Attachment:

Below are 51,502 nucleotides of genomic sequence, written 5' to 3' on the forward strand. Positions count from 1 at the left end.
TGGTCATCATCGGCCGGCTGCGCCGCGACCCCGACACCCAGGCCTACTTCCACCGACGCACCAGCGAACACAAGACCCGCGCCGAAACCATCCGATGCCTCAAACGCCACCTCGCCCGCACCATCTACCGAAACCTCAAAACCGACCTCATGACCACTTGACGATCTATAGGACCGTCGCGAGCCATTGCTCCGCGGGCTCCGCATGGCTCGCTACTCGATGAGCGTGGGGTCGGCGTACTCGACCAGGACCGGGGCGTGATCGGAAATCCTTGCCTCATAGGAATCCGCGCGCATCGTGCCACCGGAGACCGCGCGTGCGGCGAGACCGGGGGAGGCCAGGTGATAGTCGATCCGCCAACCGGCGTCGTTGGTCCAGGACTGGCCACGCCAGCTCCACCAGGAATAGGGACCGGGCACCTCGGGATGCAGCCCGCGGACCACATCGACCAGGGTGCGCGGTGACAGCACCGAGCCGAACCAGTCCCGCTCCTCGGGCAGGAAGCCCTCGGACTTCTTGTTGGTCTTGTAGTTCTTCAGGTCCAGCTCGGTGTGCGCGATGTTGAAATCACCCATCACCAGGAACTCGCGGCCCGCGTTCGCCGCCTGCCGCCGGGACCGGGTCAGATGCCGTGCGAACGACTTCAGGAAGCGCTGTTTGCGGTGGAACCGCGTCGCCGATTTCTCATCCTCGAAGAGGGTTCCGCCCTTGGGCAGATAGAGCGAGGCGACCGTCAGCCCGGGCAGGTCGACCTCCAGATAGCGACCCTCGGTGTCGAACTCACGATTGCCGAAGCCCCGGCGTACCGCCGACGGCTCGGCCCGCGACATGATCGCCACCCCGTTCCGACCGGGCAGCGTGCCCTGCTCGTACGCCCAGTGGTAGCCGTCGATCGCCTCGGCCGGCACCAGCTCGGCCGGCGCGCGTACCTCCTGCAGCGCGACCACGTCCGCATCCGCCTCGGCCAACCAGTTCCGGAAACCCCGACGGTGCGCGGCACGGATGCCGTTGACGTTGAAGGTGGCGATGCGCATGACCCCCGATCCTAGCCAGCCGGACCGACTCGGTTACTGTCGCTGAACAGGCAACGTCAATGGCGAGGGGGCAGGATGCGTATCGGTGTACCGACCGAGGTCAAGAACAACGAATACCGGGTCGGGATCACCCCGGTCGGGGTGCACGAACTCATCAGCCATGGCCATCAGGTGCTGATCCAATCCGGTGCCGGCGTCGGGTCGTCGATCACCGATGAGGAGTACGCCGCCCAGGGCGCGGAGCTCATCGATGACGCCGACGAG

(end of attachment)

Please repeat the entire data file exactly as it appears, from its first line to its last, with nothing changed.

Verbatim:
Below are 51,502 nucleotides of genomic sequence, written 5' to 3' on the forward strand. Positions count from 1 at the left end.
TGGTCATCATCGGCCGGCTGCGCCGCGACCCCGACACCCAGGCCTACTTCCACCGACGCACCAGCGAACACAAGACCCGCGCCGAAACCATCCGATGCCTCAAACGCCACCTCGCCCGCACCATCTACCGAAACCTCAAAACCGACCTCATGACCACTTGACGATCTATAGGACCGTCGCGAGCCATTGCTCCGCGGGCTCCGCATGGCTCGCTACTCGATGAGCGTGGGGTCGGCGTACTCGACCAGGACCGGGGCGTGATCGGAAATCCTTGCCTCATAGGAATCCGCGCGCATCGTGCCACCGGAGACCGCGCGTGCGGCGAGACCGGGGGAGGCCAGGTGATAGTCGATCCGCCAACCGGCGTCGTTGGTCCAGGACTGGCCACGCCAGCTCCACCAGGAATAGGGACCGGGCACCTCGGGATGCAGCCCGCGGACCACATCGACCAGGGTGCGCGGTGACAGCACCGAGCCGAACCAGTCCCGCTCCTCGGGCAGGAAGCCCTCGGACTTCTTGTTGGTCTTGTAGTTCTTCAGGTCCAGCTCGGTGTGCGCGATGTTGAAATCACCCATCACCAGGAACTCGCGGCCCGCGTTCGCCGCCTGCCGCCGGGACCGGGTCAGATGCCGTGCGAACGACTTCAGGAAGCGCTGTTTGCGGTGGAACCGCGTCGCCGATTTCTCATCCTCGAAGAGGGTTCCGCCCTTGGGCAGATAGAGCGAGGCGACCGTCAGCCCGGGCAGGTCGACCTCCAGATAGCGACCCTCGGTGTCGAACTCACGATTGCCGAAGCCCCGGCGTACCGCCGACGGCTCGGCCCGCGACATGATCGCCACCCCGTTCCGACCGGGCAGCGTGCCCTGCTCGTACGCCCAGTGGTAGCCGTCGATCGCCTCGGCCGGCACCAGCTCGGCCGGCGCGCGTACCTCCTGCAGCGCGACCACGTCCGCATCCGCCTCGGCCAACCAGTTCCGGAAACCCCGACGGTGCGCGGCACGGATGCCGTTGACGTTGAAGGTGGCGATGCGCATGACCCCCGATCCTAGCCAGCCGGACCGACTCGGTTACTGTCGCTGAACAGGCAACGTCAATGGCGAGGGGGCAGGATGCGTATCGGTGTACCGACCGAGGTCAAGAACAACGAATACCGGGTCGGGATCACCCCGGTCGGGGTGCACGAACTCATCAGCCATGGCCATCAGGTGCTGATCCAATCCGGTGCCGGCGTCGGGTCGTCGATCACCGATGAGGAGTACGCCGCCCAGGGCGCGGAGCTCATCGATGACGCCGACGAG